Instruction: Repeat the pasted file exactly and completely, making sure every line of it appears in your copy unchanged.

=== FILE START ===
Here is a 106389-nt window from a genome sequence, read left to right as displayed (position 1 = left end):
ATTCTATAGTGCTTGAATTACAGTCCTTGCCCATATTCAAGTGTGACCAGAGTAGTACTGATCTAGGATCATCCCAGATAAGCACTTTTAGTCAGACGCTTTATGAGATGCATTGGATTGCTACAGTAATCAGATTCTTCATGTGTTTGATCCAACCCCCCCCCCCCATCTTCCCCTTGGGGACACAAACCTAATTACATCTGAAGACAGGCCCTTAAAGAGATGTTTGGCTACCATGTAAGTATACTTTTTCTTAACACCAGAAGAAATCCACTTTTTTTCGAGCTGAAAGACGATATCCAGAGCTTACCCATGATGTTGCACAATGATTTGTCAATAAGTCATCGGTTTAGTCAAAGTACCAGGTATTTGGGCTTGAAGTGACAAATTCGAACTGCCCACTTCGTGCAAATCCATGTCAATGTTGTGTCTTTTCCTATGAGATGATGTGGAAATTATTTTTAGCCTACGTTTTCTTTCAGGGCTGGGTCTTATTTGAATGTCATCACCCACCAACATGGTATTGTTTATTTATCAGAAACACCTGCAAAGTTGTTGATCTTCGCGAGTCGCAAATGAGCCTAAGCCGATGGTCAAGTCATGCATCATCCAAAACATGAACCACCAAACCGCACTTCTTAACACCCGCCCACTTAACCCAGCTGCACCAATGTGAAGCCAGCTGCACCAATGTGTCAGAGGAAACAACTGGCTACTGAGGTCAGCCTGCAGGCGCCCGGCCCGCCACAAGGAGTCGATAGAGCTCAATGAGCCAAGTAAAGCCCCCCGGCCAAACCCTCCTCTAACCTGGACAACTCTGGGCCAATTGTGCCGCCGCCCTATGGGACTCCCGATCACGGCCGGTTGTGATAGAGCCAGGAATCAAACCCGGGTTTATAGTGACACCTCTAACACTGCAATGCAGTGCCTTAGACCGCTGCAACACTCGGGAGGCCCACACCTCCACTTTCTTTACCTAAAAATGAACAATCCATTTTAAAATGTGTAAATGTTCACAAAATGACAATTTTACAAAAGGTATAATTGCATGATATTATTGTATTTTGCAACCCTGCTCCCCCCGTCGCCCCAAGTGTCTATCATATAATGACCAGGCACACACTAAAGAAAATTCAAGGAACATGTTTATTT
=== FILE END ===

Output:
Here is a 106389-nt window from a genome sequence, read left to right as displayed (position 1 = left end):
ATTCTATAGTGCTTGAATTACAGTCCTTGCCCATATTCAAGTGTGACCAGAGTAGTACTGATCTAGGATCATCCCAGATAAGCACTTTTAGTCAGACGCTTTATGAGATGCATTGGATTGCTACAGTAATCAGATTCTTCATGTGTTTGATCCAACCCCCCCCCCCCATCTTCCCCTTGGGGACACAAACCTAATTACATCTGAAGACAGGCCCTTAAAGAGATGTTTGGCTACCATGTAAGTATACTTTTTCTTAACACCAGAAGAAATCCACTTTTTTTCGAGCTGAAAGACGATATCCAGAGCTTACCCATGATGTTGCACAATGATTTGTCAATAAGTCATCGGTTTAGTCAAAGTACCAGGTATTTGGGCTTGAAGTGACAAATTCGAACTGCCCACTTCGTGCAAATCCATGTCAATGTTGTGTCTTTTCCTATGAGATGATGTGGAAATTATTTTTAGCCTACGTTTTCTTTCAGGGCTGGGTCTTATTTGAATGTCATCACCCACCAACATGGTATTGTTTATTTATCAGAAACACCTGCAAAGTTGTTGATCTTCGCGAGTCGCAAATGAGCCTAAGCCGATGGTCAAGTCATGCATCATCCAAAACATGAACCACCAAACCGCACTTCTTAACACCCGCCCACTTAACCCAGCTGCACCAATGTGAAGCCAGCTGCACCAATGTGTCAGAGGAAACAACTGGCTACTGAGGTCAGCCTGCAGGCGCCCGGCCCGCCACAAGGAGTCGATAGAGCTCAATGAGCCAAGTAAAGCCCCCCGGCCAAACCCTCCTCTAACCTGGACAACTCTGGGCCAATTGTGCCGCCGCCCTATGGGACTCCCGATCACGGCCGGTTGTGATAGAGCCAGGAATCAAACCCGGGTTTATAGTGACACCTCTAACACTGCAATGCAGTGCCTTAGACCGCTGCAACACTCGGGAGGCCCACACCTCCACTTTCTTTACCTAAAAATGAACAATCCATTTTAAAATGTGTAAATGTTCACAAAATGACAATTTTACAAAAGGTATAATTGCATGATATTATTGTATTTTGCAACCCTGCTCCCCCCGTCGCCCCAAGTGTCTATCATATAATGACCAGGCACACACTAAAGAAAATTCAAGGAACATGTTTATTT